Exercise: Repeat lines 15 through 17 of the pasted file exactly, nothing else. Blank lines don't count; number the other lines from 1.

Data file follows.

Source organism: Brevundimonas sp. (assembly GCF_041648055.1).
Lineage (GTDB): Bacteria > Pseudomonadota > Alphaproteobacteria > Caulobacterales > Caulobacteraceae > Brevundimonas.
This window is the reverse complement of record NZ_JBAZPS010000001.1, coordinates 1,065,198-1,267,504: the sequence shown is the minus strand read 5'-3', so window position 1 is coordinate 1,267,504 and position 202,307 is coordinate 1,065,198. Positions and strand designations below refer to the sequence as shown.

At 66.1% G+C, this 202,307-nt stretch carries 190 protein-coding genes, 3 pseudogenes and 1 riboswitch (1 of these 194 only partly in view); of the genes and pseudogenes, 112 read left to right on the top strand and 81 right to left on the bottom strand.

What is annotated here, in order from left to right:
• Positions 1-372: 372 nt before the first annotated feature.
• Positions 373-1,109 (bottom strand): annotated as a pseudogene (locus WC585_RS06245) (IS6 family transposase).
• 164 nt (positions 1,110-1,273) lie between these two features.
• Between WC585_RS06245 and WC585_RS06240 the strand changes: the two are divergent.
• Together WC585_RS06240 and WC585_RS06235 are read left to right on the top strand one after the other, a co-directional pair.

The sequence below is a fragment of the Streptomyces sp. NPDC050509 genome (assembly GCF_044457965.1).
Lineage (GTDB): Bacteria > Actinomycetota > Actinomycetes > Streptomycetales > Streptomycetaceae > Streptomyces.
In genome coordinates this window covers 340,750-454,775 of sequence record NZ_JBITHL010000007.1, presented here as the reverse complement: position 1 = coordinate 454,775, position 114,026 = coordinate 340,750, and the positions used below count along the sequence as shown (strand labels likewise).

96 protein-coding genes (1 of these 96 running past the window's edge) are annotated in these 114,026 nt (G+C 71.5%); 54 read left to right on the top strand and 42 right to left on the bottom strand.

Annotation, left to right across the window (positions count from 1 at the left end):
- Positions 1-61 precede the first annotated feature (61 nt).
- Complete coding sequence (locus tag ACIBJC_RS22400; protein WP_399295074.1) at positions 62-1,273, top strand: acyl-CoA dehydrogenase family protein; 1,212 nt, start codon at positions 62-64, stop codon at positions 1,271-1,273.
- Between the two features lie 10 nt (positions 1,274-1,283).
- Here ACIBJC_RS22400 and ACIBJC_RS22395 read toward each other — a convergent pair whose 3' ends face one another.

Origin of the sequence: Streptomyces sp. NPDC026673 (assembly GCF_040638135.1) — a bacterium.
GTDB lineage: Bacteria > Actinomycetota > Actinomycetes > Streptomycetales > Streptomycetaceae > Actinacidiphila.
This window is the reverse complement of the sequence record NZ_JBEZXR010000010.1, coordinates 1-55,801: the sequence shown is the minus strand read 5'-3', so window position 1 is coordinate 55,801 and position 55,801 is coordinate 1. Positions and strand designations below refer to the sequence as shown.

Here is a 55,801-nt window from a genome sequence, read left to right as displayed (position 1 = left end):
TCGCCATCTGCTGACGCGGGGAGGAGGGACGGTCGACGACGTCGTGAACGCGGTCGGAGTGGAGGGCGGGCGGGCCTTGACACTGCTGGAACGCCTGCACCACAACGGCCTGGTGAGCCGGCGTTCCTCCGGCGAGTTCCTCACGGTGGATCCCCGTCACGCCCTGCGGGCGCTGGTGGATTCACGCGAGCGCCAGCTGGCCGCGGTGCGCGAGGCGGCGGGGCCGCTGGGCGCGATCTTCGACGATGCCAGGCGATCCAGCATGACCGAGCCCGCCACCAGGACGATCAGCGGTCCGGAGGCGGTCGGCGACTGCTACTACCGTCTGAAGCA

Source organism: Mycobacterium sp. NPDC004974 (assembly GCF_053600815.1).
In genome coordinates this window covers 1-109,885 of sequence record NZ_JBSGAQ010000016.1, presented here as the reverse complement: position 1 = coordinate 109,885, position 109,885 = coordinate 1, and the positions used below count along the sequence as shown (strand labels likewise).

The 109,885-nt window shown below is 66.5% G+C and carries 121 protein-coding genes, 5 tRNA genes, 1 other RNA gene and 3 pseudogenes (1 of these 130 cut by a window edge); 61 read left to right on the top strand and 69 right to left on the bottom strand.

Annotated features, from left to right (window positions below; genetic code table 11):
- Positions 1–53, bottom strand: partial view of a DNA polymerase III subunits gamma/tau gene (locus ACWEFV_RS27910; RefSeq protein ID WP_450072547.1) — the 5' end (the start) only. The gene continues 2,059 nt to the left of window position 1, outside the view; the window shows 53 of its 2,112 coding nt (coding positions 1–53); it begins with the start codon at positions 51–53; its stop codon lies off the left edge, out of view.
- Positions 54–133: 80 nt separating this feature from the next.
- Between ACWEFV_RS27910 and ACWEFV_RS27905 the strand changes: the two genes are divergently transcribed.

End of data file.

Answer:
Annotation, left to right across the window (positions count from 1 at the left end):
- Positions 1-61 precede the first annotated feature (61 nt).
- Complete coding sequence (locus tag ACIBJC_RS22400; protein WP_399295074.1) at positions 62-1,273, top strand: acyl-CoA dehydrogenase family protein; 1,212 nt, start codon at positions 62-64, stop codon at positions 1,271-1,273.